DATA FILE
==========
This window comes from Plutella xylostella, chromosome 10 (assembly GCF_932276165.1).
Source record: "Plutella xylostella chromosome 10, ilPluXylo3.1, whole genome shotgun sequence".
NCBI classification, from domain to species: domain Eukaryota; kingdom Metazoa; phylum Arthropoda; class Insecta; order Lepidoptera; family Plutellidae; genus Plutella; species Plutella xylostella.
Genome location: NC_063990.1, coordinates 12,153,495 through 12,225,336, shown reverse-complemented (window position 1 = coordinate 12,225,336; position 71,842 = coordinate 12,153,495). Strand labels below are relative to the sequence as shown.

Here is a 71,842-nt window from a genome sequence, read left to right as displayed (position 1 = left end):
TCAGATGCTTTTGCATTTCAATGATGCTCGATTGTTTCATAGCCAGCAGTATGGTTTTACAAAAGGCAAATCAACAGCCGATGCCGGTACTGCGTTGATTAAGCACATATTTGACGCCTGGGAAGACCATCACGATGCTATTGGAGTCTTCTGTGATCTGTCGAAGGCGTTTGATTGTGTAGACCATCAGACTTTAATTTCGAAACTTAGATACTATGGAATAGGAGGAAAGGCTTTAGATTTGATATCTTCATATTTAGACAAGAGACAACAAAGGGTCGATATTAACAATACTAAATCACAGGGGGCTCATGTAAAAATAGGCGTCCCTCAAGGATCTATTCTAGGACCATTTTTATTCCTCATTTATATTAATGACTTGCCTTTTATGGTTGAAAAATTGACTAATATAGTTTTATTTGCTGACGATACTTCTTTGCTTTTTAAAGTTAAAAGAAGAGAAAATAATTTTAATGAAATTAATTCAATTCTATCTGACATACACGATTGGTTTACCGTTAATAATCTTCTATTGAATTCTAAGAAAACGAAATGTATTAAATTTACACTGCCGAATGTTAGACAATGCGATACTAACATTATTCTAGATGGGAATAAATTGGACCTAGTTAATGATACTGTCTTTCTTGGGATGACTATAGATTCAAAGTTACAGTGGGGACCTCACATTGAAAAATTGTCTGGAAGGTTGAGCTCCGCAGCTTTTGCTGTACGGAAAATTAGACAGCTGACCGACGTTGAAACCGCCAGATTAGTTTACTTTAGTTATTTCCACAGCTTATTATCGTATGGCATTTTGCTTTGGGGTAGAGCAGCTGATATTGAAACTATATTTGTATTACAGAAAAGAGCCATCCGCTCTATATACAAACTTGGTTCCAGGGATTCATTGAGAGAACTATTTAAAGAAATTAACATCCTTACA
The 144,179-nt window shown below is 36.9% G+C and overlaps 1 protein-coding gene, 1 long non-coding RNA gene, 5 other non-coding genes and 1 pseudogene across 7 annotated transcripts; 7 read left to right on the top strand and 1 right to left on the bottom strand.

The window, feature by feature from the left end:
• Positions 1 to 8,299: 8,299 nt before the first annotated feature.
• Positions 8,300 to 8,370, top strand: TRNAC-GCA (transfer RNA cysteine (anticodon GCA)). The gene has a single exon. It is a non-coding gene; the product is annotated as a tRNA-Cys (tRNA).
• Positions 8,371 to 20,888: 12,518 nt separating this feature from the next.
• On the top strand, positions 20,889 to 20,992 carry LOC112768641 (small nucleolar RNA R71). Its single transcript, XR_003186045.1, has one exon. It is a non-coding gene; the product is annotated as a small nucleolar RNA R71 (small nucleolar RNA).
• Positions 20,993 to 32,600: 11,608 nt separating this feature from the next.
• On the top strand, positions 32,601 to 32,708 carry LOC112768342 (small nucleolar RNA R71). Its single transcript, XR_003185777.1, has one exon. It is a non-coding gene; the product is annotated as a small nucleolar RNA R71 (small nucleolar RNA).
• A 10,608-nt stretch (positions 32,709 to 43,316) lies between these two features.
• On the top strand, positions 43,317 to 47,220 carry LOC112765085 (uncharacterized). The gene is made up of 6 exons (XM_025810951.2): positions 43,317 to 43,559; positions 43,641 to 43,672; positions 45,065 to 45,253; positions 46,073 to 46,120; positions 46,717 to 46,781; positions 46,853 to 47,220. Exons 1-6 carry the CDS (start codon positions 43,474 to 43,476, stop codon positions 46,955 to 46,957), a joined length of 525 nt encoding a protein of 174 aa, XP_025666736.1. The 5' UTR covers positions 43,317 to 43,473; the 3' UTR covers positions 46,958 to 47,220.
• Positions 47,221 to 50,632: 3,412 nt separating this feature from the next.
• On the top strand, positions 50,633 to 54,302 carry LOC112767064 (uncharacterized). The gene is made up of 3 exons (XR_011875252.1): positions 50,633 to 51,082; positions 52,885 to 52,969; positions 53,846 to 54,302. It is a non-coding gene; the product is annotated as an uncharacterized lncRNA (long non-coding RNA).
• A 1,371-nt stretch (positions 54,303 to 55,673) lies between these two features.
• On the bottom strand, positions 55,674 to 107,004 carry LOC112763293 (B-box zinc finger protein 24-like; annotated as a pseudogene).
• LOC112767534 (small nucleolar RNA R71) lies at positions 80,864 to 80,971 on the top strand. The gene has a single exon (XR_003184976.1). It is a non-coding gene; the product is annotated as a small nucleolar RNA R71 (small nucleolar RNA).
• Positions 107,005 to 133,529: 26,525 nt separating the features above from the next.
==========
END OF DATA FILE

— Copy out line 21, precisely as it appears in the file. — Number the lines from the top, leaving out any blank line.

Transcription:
• LOC112767534 (small nucleolar RNA R71) lies at positions 80,864 to 80,971 on the top strand. The gene has a single exon (XR_003184976.1). It is a non-coding gene; the product is annotated as a small nucleolar RNA R71 (small nucleolar RNA).